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Onus of proof on a balance of probability

07 December 2021 Myra Knoesen

We summed up some case studies from the Ombudsman for Short Term Insurance’s (OSTI) briefcase, which we thought would be interesting for our readers

Damage to asbestos roof

The insured bought a house and moved in on 7 September 2020. On 31 October 2020, there was a major storm during which the asbestos roof leaked and resulted in internal damage to the insured property. The insured submitted a claim for both the damage to the roof and internal damage.

Insurer’s rejection of the claim

The insurer’s appointed assessor established that the roof had gradual wear and tear issues. The insured contested the findings and appointed his own engineer to assess the roof.

The report from the insured’s engineer indicated that the structure of the roof trusses and purlins were not in accordance with the required specifications. The insurer also pointed out that some timber used in the roof was not SABS approved.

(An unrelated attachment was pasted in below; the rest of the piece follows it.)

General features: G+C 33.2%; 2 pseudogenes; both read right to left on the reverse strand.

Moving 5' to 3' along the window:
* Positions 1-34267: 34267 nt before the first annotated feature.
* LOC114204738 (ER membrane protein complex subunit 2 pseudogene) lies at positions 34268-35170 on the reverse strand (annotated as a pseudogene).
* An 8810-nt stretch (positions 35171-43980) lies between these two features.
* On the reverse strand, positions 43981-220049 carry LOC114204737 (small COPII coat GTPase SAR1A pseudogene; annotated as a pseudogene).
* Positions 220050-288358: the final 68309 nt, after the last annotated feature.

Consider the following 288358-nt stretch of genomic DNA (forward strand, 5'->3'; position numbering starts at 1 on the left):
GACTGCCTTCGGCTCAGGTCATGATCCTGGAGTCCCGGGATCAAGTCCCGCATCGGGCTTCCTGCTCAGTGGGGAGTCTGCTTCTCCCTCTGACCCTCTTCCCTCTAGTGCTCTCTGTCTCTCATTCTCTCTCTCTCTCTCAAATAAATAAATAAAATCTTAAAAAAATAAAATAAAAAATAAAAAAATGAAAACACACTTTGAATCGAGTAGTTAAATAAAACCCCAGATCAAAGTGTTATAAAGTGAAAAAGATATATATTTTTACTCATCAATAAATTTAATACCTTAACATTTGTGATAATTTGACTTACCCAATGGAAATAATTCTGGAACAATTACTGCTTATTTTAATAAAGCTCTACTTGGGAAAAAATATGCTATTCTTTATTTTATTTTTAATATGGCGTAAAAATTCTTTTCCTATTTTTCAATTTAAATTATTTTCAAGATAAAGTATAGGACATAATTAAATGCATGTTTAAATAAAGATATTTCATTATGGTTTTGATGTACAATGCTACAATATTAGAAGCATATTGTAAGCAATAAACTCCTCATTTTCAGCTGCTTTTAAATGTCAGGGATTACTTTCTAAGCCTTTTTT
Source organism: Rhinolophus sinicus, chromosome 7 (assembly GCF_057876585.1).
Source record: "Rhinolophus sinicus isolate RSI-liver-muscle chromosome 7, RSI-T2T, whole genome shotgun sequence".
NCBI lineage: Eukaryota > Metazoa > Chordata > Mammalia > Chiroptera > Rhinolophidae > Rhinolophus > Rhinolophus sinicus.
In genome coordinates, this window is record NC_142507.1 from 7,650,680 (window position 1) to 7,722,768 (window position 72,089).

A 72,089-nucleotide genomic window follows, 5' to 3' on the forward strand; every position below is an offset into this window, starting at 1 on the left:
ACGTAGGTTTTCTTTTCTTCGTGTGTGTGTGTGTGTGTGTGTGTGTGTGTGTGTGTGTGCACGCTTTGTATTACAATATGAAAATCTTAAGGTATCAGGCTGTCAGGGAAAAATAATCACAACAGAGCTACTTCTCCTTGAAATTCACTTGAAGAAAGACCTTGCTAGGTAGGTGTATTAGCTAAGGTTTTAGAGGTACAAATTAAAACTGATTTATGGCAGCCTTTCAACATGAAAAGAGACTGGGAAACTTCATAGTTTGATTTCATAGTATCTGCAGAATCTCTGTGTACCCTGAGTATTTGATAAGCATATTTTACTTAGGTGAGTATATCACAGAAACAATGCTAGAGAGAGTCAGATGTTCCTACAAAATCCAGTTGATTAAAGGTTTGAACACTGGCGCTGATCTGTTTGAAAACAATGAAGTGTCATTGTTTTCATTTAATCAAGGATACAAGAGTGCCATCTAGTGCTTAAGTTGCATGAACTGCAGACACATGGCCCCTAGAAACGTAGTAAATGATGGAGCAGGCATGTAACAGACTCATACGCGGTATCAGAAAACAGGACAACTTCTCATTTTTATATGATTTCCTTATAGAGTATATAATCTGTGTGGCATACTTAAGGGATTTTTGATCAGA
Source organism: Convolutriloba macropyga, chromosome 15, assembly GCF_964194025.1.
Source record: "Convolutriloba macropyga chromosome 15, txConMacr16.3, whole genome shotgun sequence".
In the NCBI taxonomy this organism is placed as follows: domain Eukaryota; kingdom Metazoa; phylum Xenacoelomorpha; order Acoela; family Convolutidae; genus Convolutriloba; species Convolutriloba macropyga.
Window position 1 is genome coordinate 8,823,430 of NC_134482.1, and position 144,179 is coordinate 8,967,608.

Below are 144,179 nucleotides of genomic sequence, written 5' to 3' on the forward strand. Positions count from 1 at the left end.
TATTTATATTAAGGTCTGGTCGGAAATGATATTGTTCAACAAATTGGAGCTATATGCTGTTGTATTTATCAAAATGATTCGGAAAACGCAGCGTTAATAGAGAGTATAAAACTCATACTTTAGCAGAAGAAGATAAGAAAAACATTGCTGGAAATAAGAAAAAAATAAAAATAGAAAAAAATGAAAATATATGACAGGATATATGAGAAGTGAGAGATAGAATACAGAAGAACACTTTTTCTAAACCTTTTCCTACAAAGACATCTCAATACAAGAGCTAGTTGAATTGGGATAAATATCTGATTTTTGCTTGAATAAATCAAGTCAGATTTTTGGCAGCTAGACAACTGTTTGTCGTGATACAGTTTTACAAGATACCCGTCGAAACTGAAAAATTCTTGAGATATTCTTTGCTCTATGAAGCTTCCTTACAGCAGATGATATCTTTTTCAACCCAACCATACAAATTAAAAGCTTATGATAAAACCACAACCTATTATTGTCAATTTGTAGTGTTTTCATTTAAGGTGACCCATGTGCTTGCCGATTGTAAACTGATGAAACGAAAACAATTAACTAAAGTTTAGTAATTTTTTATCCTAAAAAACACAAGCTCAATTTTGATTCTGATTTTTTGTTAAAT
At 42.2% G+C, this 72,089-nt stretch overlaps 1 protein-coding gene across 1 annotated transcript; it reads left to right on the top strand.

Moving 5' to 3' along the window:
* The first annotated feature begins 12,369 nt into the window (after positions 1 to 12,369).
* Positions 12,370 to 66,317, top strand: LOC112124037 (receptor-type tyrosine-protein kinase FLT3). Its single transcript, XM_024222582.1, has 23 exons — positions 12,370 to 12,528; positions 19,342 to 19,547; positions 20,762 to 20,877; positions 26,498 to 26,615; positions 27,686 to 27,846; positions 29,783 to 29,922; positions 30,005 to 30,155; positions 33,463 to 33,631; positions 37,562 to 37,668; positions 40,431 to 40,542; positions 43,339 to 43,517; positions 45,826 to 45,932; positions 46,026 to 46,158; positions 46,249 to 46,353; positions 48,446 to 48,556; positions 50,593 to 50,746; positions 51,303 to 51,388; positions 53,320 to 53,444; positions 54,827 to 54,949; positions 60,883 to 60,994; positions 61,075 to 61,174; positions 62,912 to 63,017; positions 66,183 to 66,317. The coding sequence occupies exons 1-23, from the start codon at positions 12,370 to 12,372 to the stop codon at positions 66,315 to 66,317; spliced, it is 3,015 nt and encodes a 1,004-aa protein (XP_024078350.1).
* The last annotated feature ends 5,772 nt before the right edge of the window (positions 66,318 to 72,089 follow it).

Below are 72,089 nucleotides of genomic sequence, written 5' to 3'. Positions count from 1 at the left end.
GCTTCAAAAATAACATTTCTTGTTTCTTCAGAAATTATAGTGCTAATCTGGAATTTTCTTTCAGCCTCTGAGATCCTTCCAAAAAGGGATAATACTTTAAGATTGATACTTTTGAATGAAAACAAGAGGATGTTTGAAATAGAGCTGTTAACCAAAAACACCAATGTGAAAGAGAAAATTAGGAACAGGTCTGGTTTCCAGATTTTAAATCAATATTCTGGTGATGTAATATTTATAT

The insurer partially settled the claim for the internal damage and declined liability for the roof damage on the ground that the roof was badly maintained and not constructed according to the correct specifications.

The insured argued that he should not be held responsible for the maintenance of the roof as he had only begun occupying the property on 7 September. Before moving in, he had asked the insurer to inspect the property. According to him, the insurer was not supposed to insure the property without doing an inspection. The insured wanted OSTI to compel the insurer to repair or replace the roof.

OSTI’s findings on rejection